15
15

PROPERTY FROM A PRIVATE COLLECTION

Amedeo Modigliani
FILLETTE À LA CHEVELURE
Estimate
2,000,0003,000,000
LOT SOLD. 3,132,500 USD
JUMP TO LOT
15

PROPERTY FROM A PRIVATE COLLECTION

Amedeo Modigliani
FILLETTE À LA CHEVELURE
Estimate
2,000,0003,000,000
LOT SOLD. 3,132,500 USD
JUMP TO LOT

Details & Cataloguing

Impressionist & Modern Art Evening Sale

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New York

Amedeo Modigliani
1884 - 1920
FILLETTE À LA CHEVELURE
Signed Modigliani (lower right)
Oil on paper laid down on cradled panel
16 3/4 by 12 3/4 in.
42.5 by 32.5 cm
Painted in 1915.
Read Condition Report Read Condition Report

Provenance

Paul Guillaume, Paris

Karl Nathan, New York

Sale: Sotheby’s, London, June 30, 1975, lot 43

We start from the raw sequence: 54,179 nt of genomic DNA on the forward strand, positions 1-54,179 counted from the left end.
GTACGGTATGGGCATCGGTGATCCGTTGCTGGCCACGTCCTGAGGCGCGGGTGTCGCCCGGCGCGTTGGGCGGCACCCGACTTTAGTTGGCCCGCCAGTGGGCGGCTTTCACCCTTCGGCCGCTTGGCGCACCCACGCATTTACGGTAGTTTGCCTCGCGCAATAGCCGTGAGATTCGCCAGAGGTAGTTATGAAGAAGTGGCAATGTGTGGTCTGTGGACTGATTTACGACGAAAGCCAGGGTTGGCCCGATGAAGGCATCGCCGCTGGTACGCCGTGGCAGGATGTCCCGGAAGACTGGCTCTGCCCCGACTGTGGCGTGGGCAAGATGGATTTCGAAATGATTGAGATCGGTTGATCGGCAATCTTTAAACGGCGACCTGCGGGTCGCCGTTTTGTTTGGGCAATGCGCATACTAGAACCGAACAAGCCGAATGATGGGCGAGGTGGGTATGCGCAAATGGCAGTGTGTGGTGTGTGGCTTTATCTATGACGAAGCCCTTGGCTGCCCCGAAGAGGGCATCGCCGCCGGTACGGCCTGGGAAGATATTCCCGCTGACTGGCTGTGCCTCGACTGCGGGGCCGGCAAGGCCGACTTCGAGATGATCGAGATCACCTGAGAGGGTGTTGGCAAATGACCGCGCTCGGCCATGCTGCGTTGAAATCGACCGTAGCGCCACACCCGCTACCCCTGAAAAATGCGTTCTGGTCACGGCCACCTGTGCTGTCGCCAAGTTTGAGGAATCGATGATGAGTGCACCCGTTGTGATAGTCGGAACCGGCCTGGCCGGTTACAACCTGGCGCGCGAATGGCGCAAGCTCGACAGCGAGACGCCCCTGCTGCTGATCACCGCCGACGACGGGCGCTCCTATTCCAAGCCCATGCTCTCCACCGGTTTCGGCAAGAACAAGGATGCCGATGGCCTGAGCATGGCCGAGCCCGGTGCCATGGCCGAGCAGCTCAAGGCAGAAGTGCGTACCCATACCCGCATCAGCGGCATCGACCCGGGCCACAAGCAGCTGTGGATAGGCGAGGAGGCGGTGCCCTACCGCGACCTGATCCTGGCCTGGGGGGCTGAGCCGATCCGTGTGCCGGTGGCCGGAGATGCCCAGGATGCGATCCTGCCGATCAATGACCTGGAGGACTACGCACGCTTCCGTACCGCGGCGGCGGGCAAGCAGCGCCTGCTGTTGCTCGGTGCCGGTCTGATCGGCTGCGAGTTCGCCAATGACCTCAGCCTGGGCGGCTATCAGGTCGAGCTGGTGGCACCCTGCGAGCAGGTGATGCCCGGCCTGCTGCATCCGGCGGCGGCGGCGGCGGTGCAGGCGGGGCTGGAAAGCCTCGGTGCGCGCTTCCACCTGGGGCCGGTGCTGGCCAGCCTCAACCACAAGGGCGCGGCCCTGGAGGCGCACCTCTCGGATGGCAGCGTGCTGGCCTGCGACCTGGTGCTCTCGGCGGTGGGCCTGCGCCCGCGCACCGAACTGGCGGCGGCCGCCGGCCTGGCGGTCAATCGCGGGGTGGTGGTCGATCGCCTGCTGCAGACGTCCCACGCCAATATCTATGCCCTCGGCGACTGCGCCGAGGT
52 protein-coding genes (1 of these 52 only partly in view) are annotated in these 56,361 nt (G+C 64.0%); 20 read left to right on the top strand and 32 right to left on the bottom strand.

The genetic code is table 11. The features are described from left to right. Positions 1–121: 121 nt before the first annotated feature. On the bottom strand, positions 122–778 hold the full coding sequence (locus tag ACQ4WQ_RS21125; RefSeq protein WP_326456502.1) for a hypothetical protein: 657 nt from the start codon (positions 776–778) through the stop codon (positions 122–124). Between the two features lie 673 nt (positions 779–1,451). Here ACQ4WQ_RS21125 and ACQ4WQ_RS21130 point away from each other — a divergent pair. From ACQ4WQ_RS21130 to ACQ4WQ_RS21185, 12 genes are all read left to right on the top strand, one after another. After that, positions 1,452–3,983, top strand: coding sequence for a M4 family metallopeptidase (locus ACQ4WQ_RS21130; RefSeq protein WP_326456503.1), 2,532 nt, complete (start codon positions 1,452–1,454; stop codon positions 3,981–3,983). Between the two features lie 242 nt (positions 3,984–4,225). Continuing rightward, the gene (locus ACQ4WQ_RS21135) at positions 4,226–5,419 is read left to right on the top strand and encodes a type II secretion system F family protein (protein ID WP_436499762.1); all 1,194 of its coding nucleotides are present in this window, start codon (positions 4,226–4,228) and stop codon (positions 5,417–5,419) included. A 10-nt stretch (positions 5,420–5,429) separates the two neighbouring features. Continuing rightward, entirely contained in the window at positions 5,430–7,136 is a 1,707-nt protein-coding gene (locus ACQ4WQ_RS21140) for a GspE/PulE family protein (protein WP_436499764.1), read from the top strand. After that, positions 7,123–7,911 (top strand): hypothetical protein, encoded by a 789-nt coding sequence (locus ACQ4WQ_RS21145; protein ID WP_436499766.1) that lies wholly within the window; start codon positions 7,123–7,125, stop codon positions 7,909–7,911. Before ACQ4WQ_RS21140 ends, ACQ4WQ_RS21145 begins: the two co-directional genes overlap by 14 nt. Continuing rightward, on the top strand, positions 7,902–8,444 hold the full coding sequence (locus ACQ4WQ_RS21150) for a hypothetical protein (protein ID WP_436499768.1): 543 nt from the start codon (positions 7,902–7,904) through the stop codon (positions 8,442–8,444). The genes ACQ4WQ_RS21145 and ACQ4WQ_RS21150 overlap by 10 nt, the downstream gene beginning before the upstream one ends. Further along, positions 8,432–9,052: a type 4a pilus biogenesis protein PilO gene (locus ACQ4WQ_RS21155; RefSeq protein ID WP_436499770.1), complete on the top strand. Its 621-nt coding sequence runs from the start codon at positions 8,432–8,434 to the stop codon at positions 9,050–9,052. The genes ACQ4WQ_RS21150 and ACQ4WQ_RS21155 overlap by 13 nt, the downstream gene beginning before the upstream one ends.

Kurt Adler (and sold: Sotheby’s, London, June 30, 1981, lot 43)

Sale: Sotheby’s, London, June 27, 1989, lot 34

Acquired at the above sale

Exhibited

Livorno, Villa Maria, Museo Progressivo d'Arte Contemporanea, Modigliani, gli anni della scultura, 1984, no. 30, illustrated in color in the catalogue

Verona, Galleria dello Scudo, Modigliani dipinti e disegni, Incontri italiani 1900-1920, 1985, no. 28, illustrated in color in the catalogue

Verona, Palazzo Forti, Galleria d'Arte Moderna e Contemporanea, Modigliani a Montparnasse, 1988, illustrated in the catalogue

Literature